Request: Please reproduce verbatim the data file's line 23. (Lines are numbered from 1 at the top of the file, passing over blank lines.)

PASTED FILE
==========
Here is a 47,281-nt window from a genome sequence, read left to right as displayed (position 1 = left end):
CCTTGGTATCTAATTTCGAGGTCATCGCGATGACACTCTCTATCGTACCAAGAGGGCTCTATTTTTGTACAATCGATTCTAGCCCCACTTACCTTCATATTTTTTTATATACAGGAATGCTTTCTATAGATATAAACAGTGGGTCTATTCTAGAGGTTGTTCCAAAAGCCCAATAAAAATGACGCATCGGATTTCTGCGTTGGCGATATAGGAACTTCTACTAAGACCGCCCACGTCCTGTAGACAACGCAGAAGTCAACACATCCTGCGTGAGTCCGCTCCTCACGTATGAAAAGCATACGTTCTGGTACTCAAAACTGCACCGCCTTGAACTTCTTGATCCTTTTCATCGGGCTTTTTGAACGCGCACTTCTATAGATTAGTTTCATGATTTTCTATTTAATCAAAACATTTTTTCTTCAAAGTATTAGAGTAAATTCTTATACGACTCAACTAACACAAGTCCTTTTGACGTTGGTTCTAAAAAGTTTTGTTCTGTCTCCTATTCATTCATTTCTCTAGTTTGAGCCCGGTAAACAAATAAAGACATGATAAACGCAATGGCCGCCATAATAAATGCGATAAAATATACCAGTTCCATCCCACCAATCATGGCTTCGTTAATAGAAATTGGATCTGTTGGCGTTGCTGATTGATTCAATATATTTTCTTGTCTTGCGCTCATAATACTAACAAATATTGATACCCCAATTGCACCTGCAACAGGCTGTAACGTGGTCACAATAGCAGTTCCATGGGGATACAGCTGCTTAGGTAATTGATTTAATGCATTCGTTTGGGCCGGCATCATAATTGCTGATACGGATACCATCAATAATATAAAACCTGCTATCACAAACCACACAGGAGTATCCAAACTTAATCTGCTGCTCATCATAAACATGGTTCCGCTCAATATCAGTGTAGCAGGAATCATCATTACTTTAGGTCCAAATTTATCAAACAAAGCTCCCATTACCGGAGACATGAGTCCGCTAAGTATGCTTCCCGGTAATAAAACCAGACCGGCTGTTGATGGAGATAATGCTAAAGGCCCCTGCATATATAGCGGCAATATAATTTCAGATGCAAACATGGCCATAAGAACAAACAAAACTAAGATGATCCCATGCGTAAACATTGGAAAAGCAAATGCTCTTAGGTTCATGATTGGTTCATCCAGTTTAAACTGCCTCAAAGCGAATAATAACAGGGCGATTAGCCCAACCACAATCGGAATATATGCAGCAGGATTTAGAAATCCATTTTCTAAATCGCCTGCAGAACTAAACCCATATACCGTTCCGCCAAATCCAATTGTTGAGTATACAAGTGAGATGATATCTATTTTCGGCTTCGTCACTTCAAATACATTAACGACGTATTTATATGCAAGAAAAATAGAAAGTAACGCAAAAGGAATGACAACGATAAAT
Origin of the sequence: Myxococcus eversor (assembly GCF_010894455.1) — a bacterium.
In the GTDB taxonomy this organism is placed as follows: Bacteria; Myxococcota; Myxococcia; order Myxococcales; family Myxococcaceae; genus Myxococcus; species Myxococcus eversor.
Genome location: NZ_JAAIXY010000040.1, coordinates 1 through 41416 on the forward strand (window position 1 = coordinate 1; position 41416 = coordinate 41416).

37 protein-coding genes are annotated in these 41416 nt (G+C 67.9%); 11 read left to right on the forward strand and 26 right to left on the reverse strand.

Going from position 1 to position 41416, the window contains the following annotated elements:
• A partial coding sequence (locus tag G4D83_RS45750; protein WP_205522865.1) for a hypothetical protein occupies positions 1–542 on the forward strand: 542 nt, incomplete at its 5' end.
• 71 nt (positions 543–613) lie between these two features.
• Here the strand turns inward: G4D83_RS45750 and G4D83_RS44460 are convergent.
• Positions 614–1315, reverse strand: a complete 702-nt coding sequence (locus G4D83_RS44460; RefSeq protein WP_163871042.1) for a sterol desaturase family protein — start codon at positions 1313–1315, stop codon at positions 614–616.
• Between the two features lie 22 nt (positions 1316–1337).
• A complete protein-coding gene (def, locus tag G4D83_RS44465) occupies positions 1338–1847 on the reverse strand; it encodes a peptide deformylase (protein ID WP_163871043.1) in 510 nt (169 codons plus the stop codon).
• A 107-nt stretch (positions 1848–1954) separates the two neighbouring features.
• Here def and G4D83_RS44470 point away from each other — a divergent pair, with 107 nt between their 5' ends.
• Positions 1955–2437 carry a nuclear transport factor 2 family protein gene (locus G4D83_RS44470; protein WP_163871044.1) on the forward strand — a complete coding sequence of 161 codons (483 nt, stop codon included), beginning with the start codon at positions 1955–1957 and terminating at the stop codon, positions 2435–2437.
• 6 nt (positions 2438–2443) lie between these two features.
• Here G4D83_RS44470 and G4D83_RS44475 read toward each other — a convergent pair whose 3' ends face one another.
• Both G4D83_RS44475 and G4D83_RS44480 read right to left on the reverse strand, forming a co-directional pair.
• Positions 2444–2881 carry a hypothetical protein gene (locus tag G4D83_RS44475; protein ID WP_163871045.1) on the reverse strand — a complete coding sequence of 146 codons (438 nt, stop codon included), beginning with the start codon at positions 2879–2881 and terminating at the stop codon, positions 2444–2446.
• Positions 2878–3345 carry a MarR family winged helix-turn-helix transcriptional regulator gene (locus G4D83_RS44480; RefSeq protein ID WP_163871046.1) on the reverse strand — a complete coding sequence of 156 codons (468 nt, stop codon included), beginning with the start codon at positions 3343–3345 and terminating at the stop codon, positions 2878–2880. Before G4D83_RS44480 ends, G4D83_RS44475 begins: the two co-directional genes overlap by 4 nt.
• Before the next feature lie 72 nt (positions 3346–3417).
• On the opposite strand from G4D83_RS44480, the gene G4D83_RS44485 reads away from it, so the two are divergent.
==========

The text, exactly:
• On the opposite strand from G4D83_RS44480, the gene G4D83_RS44485 reads away from it, so the two are divergent.